At a high level, Iowa’s privacy law contains the following protections and notable omissions as compared to bills with similar models:
- Instead of requiring that controllers obtain affirmative, opt-in consent for the collection and processing of consumers’ sensitive personal data, Iowa businesses will only need to provide notice and an opportunity to opt-out.
- The Iowa bill would establish consumer rights to access, delete, and in certain cases, port their personal information, but does not grant a right to correct inaccurate personal information or to exercise these rights through authorized agents.
- The Iowa bill creates a consumer right to opt-out of the “sale” of personal data (narrowly defined as exchanges for “monetary consideration”). It does not create an opt-out right for significant profiling decisions or clearly establish a right to opt-out of targeted advertising.
- The Iowa bill would require businesses to disclose their data processing practices and to protect the security of consumer data, but it would not require businesses to conduct risk assessments or adhere to data minimization and use limitation standards.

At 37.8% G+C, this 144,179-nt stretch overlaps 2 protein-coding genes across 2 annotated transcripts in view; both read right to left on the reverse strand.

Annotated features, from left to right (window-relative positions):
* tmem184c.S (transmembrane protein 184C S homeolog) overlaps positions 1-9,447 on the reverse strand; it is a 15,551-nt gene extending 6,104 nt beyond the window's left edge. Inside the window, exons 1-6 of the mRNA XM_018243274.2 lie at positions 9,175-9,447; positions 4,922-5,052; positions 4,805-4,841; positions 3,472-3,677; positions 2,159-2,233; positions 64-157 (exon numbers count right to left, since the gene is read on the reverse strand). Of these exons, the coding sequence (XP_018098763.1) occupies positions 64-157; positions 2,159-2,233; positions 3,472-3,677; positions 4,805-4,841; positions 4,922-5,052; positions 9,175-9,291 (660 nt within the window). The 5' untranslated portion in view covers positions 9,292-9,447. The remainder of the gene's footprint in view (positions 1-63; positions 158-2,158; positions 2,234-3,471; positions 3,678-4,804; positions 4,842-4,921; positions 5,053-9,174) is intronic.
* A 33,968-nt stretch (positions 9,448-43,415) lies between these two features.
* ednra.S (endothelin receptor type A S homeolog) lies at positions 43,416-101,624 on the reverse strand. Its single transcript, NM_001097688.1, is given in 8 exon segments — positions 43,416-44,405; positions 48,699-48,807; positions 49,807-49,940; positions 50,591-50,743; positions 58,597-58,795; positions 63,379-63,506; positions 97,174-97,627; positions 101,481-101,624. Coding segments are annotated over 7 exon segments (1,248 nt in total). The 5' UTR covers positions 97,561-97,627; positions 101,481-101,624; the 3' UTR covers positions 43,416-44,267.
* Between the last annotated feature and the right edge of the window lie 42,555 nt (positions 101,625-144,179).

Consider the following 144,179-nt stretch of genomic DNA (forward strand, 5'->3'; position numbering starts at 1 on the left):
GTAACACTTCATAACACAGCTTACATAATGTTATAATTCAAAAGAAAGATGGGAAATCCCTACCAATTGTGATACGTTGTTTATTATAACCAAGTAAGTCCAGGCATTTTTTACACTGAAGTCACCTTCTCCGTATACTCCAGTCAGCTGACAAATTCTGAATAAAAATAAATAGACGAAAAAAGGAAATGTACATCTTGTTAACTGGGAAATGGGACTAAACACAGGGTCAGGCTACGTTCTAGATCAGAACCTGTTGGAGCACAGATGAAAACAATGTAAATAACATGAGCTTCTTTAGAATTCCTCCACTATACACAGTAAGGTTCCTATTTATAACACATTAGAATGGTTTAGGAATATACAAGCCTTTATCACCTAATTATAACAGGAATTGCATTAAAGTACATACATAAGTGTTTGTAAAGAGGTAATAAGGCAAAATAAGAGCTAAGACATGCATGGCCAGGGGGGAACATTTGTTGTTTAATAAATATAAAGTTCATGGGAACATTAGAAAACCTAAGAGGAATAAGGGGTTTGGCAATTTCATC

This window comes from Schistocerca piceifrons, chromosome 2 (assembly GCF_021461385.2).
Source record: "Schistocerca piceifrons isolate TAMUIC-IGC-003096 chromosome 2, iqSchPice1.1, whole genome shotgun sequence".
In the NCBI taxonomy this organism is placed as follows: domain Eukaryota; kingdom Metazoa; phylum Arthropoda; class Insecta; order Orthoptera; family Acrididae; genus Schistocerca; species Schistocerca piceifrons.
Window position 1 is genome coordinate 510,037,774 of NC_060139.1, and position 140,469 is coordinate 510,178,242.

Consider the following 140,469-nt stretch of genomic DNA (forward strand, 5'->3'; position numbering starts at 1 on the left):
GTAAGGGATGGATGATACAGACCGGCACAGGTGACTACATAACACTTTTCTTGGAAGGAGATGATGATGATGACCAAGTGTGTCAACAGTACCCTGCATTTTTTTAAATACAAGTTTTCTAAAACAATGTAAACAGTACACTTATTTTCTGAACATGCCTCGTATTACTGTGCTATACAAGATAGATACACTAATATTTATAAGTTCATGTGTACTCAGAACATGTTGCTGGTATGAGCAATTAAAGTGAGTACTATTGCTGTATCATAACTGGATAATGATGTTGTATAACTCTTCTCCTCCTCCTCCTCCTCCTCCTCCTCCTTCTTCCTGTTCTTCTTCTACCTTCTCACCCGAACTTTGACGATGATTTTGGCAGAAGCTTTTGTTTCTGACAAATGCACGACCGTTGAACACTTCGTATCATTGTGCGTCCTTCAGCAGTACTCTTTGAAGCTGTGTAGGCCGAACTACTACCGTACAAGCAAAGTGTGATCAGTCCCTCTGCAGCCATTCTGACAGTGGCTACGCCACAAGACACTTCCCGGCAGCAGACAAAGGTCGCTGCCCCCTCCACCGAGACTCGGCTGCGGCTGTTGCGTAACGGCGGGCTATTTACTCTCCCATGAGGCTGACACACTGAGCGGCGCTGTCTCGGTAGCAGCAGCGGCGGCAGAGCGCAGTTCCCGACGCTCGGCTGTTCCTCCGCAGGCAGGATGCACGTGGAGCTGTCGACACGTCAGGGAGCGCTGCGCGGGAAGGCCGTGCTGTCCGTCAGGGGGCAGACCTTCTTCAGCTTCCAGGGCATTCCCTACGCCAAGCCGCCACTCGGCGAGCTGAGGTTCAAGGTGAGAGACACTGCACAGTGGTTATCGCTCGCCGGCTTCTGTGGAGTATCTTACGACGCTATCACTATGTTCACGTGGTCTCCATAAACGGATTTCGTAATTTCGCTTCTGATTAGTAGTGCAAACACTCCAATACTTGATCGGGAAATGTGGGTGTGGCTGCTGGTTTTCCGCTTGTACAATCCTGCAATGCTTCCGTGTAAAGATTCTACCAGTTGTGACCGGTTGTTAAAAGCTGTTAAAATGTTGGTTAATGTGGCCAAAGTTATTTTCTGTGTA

- The Iowa bill would provide for exclusive enforcement authority by the State Attorney General; businesses would have a 90-day right to “cure” any and all alleged violations of the Act.
RILA and other industry stakeholders continue to advocate for a federal privacy framework establishing a single set of rules that provide strong protections for consumers and accountability for all businesses within the digital ecosystem.
For more information, please contact RILA Director of Government Affairs Austin Gold.
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